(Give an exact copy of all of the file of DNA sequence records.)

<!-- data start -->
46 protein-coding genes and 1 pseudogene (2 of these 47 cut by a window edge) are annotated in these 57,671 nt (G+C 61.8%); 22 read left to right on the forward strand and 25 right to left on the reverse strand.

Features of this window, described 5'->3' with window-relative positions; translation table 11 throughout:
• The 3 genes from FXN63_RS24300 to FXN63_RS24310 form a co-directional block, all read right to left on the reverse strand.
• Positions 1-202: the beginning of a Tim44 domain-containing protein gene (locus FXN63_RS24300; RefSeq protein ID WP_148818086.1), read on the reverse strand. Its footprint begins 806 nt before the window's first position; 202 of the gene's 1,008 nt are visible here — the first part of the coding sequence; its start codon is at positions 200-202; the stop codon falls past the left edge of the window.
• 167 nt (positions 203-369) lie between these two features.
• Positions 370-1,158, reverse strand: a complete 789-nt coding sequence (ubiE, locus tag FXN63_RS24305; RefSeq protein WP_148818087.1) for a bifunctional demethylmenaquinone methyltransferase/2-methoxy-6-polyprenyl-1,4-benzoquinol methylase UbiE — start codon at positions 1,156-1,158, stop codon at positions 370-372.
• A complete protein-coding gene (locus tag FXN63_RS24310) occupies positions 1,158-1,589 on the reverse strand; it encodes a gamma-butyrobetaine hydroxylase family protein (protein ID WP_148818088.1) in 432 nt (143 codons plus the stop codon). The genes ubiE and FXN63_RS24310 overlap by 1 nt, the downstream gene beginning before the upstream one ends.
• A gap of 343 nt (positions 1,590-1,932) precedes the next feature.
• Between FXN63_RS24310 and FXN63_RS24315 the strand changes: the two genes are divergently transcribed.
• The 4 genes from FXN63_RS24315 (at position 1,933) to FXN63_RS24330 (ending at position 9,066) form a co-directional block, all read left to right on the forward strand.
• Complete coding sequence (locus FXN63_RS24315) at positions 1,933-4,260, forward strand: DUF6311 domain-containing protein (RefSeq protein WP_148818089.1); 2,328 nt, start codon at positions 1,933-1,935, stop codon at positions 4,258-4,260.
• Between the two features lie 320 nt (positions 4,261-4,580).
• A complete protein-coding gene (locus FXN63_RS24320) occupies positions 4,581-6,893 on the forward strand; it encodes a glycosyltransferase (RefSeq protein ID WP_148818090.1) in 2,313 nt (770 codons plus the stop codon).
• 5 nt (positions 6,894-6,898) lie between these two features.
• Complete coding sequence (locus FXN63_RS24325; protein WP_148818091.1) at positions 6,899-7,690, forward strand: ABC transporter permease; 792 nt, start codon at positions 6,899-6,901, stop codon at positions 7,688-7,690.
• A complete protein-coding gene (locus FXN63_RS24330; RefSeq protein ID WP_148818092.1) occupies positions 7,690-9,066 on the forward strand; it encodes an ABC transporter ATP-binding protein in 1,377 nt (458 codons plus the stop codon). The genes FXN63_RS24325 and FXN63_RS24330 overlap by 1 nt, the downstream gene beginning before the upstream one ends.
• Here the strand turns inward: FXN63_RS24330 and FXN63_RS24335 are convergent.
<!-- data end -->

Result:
46 protein-coding genes and 1 pseudogene (2 of these 47 cut by a window edge) are annotated in these 57,671 nt (G+C 61.8%); 22 read left to right on the forward strand and 25 right to left on the reverse strand.

Features of this window, described 5'->3' with window-relative positions; translation table 11 throughout:
• The 3 genes from FXN63_RS24300 to FXN63_RS24310 form a co-directional block, all read right to left on the reverse strand.
• Positions 1-202: the beginning of a Tim44 domain-containing protein gene (locus FXN63_RS24300; RefSeq protein ID WP_148818086.1), read on the reverse strand. Its footprint begins 806 nt before the window's first position; 202 of the gene's 1,008 nt are visible here — the first part of the coding sequence; its start codon is at positions 200-202; the stop codon falls past the left edge of the window.
• 167 nt (positions 203-369) lie between these two features.
• Positions 370-1,158, reverse strand: a complete 789-nt coding sequence (ubiE, locus tag FXN63_RS24305; RefSeq protein WP_148818087.1) for a bifunctional demethylmenaquinone methyltransferase/2-methoxy-6-polyprenyl-1,4-benzoquinol methylase UbiE — start codon at positions 1,156-1,158, stop codon at positions 370-372.
• A complete protein-coding gene (locus tag FXN63_RS24310) occupies positions 1,158-1,589 on the reverse strand; it encodes a gamma-butyrobetaine hydroxylase family protein (protein ID WP_148818088.1) in 432 nt (143 codons plus the stop codon). The genes ubiE and FXN63_RS24310 overlap by 1 nt, the downstream gene beginning before the upstream one ends.
• A gap of 343 nt (positions 1,590-1,932) precedes the next feature.
• Between FXN63_RS24310 and FXN63_RS24315 the strand changes: the two genes are divergently transcribed.
• The 4 genes from FXN63_RS24315 (at position 1,933) to FXN63_RS24330 (ending at position 9,066) form a co-directional block, all read left to right on the forward strand.
• Complete coding sequence (locus FXN63_RS24315) at positions 1,933-4,260, forward strand: DUF6311 domain-containing protein (RefSeq protein WP_148818089.1); 2,328 nt, start codon at positions 1,933-1,935, stop codon at positions 4,258-4,260.
• Between the two features lie 320 nt (positions 4,261-4,580).
• A complete protein-coding gene (locus FXN63_RS24320) occupies positions 4,581-6,893 on the forward strand; it encodes a glycosyltransferase (RefSeq protein ID WP_148818090.1) in 2,313 nt (770 codons plus the stop codon).
• 5 nt (positions 6,894-6,898) lie between these two features.
• Complete coding sequence (locus FXN63_RS24325; protein WP_148818091.1) at positions 6,899-7,690, forward strand: ABC transporter permease; 792 nt, start codon at positions 6,899-6,901, stop codon at positions 7,688-7,690.
• A complete protein-coding gene (locus FXN63_RS24330; RefSeq protein ID WP_148818092.1) occupies positions 7,690-9,066 on the forward strand; it encodes an ABC transporter ATP-binding protein in 1,377 nt (458 codons plus the stop codon). The genes FXN63_RS24325 and FXN63_RS24330 overlap by 1 nt, the downstream gene beginning before the upstream one ends.
• Here the strand turns inward: FXN63_RS24330 and FXN63_RS24335 are convergent.